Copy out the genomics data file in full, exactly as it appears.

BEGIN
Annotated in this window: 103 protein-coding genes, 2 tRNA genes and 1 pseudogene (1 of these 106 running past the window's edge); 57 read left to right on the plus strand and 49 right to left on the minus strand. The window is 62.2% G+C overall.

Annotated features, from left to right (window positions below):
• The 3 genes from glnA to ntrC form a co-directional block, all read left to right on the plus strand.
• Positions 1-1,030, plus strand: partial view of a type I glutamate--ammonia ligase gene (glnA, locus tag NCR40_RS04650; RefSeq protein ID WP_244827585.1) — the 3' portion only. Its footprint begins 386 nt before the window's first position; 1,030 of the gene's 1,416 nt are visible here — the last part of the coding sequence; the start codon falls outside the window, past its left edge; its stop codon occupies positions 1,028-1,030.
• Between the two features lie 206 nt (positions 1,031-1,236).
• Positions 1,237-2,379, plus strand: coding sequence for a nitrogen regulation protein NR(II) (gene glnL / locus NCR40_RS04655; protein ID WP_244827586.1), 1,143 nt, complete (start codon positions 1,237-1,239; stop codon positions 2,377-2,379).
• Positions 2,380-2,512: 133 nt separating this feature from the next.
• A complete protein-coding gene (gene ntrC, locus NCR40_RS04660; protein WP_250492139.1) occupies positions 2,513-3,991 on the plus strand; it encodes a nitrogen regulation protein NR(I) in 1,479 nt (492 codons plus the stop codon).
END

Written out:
Annotated in this window: 103 protein-coding genes, 2 tRNA genes and 1 pseudogene (1 of these 106 running past the window's edge); 57 read left to right on the plus strand and 49 right to left on the minus strand. The window is 62.2% G+C overall.

Annotated features, from left to right (window positions below):
• The 3 genes from glnA to ntrC form a co-directional block, all read left to right on the plus strand.
• Positions 1-1,030, plus strand: partial view of a type I glutamate--ammonia ligase gene (glnA, locus tag NCR40_RS04650; RefSeq protein ID WP_244827585.1) — the 3' portion only. Its footprint begins 386 nt before the window's first position; 1,030 of the gene's 1,416 nt are visible here — the last part of the coding sequence; the start codon falls outside the window, past its left edge; its stop codon occupies positions 1,028-1,030.
• Between the two features lie 206 nt (positions 1,031-1,236).
• Positions 1,237-2,379, plus strand: coding sequence for a nitrogen regulation protein NR(II) (gene glnL / locus NCR40_RS04655; protein ID WP_244827586.1), 1,143 nt, complete (start codon positions 1,237-1,239; stop codon positions 2,377-2,379).
• Positions 2,380-2,512: 133 nt separating this feature from the next.
• A complete protein-coding gene (gene ntrC, locus NCR40_RS04660; protein WP_250492139.1) occupies positions 2,513-3,991 on the plus strand; it encodes a nitrogen regulation protein NR(I) in 1,479 nt (492 codons plus the stop codon).